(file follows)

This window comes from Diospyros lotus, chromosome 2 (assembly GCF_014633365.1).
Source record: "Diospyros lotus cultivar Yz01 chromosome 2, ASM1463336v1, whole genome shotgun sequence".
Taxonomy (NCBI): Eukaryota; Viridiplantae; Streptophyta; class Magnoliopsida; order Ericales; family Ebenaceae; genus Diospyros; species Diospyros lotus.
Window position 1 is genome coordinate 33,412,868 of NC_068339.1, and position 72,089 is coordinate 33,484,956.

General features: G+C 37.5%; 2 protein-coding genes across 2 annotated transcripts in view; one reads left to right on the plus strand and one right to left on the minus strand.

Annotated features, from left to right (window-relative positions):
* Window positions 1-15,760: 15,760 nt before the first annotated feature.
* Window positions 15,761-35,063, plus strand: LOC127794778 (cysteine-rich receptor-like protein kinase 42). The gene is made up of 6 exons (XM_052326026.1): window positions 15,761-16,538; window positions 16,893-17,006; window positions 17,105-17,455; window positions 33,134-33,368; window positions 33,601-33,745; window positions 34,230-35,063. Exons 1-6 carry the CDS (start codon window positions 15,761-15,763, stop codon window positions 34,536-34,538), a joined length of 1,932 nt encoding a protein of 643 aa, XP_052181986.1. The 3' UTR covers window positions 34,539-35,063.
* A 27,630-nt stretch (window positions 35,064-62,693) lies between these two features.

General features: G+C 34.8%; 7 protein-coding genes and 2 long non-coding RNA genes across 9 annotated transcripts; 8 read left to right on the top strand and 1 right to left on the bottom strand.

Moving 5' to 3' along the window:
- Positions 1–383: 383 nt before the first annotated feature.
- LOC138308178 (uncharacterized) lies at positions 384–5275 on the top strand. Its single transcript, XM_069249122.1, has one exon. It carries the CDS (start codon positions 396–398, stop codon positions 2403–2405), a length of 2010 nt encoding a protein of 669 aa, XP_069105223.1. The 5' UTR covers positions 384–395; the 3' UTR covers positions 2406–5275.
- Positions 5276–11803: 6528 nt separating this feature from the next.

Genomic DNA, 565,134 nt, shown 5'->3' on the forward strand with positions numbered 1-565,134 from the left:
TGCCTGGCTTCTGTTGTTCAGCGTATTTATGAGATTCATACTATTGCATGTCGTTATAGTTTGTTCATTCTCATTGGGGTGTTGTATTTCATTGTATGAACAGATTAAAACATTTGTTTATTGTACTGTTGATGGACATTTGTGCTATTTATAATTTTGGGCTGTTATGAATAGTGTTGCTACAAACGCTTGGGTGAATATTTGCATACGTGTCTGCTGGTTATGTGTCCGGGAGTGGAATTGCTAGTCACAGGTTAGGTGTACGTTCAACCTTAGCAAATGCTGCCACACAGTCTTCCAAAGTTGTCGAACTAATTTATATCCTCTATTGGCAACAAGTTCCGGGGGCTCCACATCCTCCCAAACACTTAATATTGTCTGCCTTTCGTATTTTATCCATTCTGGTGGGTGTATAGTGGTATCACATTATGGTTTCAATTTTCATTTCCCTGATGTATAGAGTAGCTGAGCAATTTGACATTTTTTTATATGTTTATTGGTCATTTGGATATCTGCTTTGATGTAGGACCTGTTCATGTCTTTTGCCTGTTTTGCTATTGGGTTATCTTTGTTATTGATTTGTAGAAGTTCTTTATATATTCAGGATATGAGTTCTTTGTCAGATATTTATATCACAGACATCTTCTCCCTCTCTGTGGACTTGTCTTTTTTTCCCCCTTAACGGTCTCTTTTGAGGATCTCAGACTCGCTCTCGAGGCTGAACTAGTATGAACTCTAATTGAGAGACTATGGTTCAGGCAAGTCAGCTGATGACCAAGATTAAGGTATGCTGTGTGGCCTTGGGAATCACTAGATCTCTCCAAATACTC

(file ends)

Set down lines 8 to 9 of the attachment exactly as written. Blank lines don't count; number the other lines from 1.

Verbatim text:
* Window positions 15,761-35,063, plus strand: LOC127794778 (cysteine-rich receptor-like protein kinase 42). The gene is made up of 6 exons (XM_052326026.1): window positions 15,761-16,538; window positions 16,893-17,006; window positions 17,105-17,455; window positions 33,134-33,368; window positions 33,601-33,745; window positions 34,230-35,063. Exons 1-6 carry the CDS (start codon window positions 15,761-15,763, stop codon window positions 34,536-34,538), a joined length of 1,932 nt encoding a protein of 643 aa, XP_052181986.1. The 3' UTR covers window positions 34,539-35,063.
* A 27,630-nt stretch (window positions 35,064-62,693) lies between these two features.